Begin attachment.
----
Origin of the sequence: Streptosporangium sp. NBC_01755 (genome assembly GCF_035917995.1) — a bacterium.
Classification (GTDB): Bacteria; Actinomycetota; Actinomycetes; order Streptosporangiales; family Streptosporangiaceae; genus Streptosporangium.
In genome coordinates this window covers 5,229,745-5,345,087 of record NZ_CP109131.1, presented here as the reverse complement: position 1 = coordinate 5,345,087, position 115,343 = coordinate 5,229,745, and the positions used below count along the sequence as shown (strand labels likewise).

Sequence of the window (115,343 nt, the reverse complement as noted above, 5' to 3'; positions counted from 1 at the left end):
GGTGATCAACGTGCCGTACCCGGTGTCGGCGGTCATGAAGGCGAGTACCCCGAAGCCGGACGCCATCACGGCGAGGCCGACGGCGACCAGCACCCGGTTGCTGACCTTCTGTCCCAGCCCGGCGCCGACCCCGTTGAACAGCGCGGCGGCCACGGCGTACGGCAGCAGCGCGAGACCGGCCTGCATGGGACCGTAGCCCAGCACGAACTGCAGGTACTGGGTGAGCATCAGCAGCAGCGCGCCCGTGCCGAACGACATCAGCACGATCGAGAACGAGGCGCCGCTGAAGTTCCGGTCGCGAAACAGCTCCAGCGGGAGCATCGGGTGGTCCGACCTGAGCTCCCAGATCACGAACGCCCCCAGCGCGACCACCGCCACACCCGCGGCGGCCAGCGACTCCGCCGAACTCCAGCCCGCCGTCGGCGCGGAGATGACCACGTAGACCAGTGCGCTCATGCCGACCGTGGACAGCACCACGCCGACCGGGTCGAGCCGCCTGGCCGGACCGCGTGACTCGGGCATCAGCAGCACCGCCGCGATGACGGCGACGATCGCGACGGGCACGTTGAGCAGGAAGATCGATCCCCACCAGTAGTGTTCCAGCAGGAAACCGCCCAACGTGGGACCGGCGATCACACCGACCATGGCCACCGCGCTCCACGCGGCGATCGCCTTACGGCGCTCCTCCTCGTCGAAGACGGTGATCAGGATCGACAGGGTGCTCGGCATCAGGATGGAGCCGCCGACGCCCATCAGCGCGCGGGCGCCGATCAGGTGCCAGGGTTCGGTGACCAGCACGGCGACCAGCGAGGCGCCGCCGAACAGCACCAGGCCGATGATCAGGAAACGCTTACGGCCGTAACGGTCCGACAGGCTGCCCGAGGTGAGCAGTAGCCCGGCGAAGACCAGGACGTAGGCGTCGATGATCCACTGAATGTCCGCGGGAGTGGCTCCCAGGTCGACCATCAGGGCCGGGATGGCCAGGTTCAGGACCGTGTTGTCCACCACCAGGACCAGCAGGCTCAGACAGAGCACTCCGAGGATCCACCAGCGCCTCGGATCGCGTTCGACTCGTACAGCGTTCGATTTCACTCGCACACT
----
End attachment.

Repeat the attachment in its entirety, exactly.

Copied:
Origin of the sequence: Streptosporangium sp. NBC_01755 (genome assembly GCF_035917995.1) — a bacterium.
Classification (GTDB): Bacteria; Actinomycetota; Actinomycetes; order Streptosporangiales; family Streptosporangiaceae; genus Streptosporangium.
In genome coordinates this window covers 5,229,745-5,345,087 of record NZ_CP109131.1, presented here as the reverse complement: position 1 = coordinate 5,345,087, position 115,343 = coordinate 5,229,745, and the positions used below count along the sequence as shown (strand labels likewise).

Sequence of the window (115,343 nt, the reverse complement as noted above, 5' to 3'; positions counted from 1 at the left end):
GGTGATCAACGTGCCGTACCCGGTGTCGGCGGTCATGAAGGCGAGTACCCCGAAGCCGGACGCCATCACGGCGAGGCCGACGGCGACCAGCACCCGGTTGCTGACCTTCTGTCCCAGCCCGGCGCCGACCCCGTTGAACAGCGCGGCGGCCACGGCGTACGGCAGCAGCGCGAGACCGGCCTGCATGGGACCGTAGCCCAGCACGAACTGCAGGTACTGGGTGAGCATCAGCAGCAGCGCGCCCGTGCCGAACGACATCAGCACGATCGAGAACGAGGCGCCGCTGAAGTTCCGGTCGCGAAACAGCTCCAGCGGGAGCATCGGGTGGTCCGACCTGAGCTCCCAGATCACGAACGCCCCCAGCGCGACCACCGCCACACCCGCGGCGGCCAGCGACTCCGCCGAACTCCAGCCCGCCGTCGGCGCGGAGATGACCACGTAGACCAGTGCGCTCATGCCGACCGTGGACAGCACCACGCCGACCGGGTCGAGCCGCCTGGCCGGACCGCGTGACTCGGGCATCAGCAGCACCGCCGCGATGACGGCGACGATCGCGACGGGCACGTTGAGCAGGAAGATCGATCCCCACCAGTAGTGTTCCAGCAGGAAACCGCCCAACGTGGGACCGGCGATCACACCGACCATGGCCACCGCGCTCCACGCGGCGATCGCCTTACGGCGCTCCTCCTCGTCGAAGACGGTGATCAGGATCGACAGGGTGCTCGGCATCAGGATGGAGCCGCCGACGCCCATCAGCGCGCGGGCGCCGATCAGGTGCCAGGGTTCGGTGACCAGCACGGCGACCAGCGAGGCGCCGCCGAACAGCACCAGGCCGATGATCAGGAAACGCTTACGGCCGTAACGGTCCGACAGGCTGCCCGAGGTGAGCAGTAGCCCGGCGAAGACCAGGACGTAGGCGTCGATGATCCACTGAATGTCCGCGGGAGTGGCTCCCAGGTCGACCATCAGGGCCGGGATGGCCAGGTTCAGGACCGTGTTGTCCACCACCAGGACCAGCAGGCTCAGACAGAGCACTCCGAGGATCCACCAGCGCCTCGGATCGCGTTCGACTCGTACAGCGTTCGATTTCACTCGCACACT